Molecular chaperones are proteins that help other proteins fold into their stable functional structure. Disruption of these basic cellular functions leads to a breakdown in protein balance and promotes the development of diseases associated with protein clumping. These include Alzheimer’s and Parkinson’s diseases, among others.
The current state of knowledge about the mechanisms of individual chaperone systems, such as Hsp70 and chaperonins, is predominantly based on the study of their functions and structure in the test tube. In his new project INSITUFOLD, Professor F. Ulrich Hartl and his team will investigate the chaperone machinery in living cells. This is made possible by current developments, especially in the field of microscopy, which have also been advanced at the MPI of Biochemistry in recent years.
Professor Elena Conti and Professor F. Ulrich Hartl said: “Collectively, our two projects will work in a complimentary fashion to illuminate fundamental principles governing gene expression, beginning with messenger RNA through to protein production.“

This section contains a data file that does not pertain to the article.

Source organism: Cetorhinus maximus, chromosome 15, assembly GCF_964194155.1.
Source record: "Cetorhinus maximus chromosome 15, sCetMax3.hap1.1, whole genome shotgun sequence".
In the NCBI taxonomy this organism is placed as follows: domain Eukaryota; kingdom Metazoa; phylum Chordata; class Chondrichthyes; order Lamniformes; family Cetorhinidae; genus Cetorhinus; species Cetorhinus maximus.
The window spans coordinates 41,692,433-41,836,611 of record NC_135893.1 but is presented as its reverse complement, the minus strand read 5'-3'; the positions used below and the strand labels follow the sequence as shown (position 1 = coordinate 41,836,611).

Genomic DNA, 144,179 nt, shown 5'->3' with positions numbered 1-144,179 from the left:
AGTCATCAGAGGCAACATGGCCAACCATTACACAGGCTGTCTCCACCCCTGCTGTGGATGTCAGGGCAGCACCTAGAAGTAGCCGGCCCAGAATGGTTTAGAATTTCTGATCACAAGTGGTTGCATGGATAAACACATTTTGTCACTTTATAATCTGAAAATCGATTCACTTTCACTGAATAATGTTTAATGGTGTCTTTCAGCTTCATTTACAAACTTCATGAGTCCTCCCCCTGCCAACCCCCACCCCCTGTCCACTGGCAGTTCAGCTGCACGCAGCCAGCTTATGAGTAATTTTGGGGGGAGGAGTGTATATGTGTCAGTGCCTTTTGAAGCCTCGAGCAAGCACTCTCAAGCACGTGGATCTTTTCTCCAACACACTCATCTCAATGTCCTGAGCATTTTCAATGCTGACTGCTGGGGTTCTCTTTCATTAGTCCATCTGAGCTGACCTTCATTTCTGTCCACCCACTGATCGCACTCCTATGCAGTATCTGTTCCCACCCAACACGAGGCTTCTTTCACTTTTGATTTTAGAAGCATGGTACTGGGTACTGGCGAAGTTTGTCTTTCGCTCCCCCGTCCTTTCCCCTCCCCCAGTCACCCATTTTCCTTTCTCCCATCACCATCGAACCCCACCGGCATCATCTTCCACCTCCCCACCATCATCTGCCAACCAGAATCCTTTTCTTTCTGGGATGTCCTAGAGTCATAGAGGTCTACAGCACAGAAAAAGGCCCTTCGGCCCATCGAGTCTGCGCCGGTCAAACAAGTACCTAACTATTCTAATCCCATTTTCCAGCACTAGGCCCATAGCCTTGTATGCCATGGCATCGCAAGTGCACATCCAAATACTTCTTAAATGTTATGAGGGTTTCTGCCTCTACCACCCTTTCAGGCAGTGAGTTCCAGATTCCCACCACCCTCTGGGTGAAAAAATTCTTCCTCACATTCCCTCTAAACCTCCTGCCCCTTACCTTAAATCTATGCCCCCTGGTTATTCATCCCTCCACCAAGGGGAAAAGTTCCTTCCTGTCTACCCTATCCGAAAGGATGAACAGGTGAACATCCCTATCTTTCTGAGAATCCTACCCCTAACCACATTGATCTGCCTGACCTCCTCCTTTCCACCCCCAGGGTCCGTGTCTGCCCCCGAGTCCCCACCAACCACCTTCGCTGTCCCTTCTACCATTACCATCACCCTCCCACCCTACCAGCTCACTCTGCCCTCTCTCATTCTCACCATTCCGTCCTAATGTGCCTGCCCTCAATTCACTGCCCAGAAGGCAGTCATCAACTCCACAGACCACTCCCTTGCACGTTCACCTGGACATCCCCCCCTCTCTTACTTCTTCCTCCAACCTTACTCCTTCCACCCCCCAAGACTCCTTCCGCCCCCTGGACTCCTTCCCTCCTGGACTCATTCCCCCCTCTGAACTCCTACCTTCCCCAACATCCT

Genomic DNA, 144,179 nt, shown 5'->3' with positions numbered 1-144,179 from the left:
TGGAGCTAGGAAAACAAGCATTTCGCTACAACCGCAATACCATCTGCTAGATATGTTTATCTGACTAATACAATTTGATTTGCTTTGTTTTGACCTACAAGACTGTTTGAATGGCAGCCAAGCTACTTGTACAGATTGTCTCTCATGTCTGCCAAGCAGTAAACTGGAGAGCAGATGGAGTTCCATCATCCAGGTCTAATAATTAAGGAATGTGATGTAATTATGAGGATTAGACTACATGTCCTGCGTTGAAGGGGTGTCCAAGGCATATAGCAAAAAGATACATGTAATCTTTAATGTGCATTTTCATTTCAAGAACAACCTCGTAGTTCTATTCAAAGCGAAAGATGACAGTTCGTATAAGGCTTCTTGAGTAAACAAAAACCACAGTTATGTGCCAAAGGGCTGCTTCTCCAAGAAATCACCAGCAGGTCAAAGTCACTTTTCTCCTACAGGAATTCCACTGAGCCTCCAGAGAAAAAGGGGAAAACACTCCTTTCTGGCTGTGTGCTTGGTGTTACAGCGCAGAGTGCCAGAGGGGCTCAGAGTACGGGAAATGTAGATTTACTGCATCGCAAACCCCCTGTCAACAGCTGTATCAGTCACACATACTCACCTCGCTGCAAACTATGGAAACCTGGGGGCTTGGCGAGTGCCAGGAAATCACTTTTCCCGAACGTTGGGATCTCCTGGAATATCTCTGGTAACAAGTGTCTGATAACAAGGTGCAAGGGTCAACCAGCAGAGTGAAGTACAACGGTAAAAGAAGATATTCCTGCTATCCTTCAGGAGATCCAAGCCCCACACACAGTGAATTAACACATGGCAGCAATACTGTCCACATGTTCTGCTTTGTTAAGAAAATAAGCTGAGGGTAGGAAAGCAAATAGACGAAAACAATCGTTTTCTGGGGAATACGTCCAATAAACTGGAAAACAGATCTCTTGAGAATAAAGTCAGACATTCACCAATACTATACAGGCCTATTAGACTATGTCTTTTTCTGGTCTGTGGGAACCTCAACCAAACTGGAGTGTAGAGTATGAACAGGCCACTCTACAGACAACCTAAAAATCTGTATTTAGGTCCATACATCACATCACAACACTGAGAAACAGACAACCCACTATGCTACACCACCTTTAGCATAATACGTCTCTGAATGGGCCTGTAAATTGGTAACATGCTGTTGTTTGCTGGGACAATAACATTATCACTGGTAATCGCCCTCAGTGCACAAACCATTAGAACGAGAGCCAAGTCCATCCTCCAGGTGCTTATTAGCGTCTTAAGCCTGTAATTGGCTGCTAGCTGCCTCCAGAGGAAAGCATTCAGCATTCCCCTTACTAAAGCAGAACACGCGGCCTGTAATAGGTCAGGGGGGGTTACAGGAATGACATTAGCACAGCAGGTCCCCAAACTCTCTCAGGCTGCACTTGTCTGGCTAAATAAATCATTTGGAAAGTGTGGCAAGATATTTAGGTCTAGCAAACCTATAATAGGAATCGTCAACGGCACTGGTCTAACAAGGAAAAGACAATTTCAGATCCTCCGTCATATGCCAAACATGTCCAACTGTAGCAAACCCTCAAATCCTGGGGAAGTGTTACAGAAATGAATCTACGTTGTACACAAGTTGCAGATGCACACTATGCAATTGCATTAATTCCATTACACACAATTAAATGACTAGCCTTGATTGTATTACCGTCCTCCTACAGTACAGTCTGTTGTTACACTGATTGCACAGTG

© MPI of Biochemisty
Messenger RNAs transfer genetic information from the cell nucleus to the site of protein synthesis. A characteristic feature of these RNAs is their poly(A) tail (black). The protein complex shown (colored) can regulate the length of the poly(A) tail.
Protein are the molecular machines of the cell. To prevent nascent protein chains (center) from aggregating, protein folding helpers, chaperones, isolate hydrophobic protein sequences.
About Professor Elena Conti
Professor Elena Conti studied Chemistry at the University of Pavia in Italy. She received her PhD in Protein Crystallography at Imperial College, London in 1997. After a Postdoctoral fellowship in John Kuriyan’s lab at The Rockefeller University, New York, USA, she was appointed Group leader at the European Molecular Biology Laboratory (EMBL) in Heidelberg, Germany in 1999. There she focused her research interest on mechanisms of RNA export to the cytoplasm and the structure and function of the molecular machines involved. Conti has followed the fate of RNA in the cytoplasm since then. She was appointed Director and Scientific Member at the Max Planck Institute of Biochemistry, Martinsried near Munich, Germany in 2006 where she leads the department of “Structural Cell Biology”. Since 2007, she is Honorary Professor at the Ludwig Maximilian University in Munich. Conti received numerous awards, among others the Gottfried Wilhelm Leibniz Prize 2008 and the Louis-Jeantet Prize for Medicine 2014.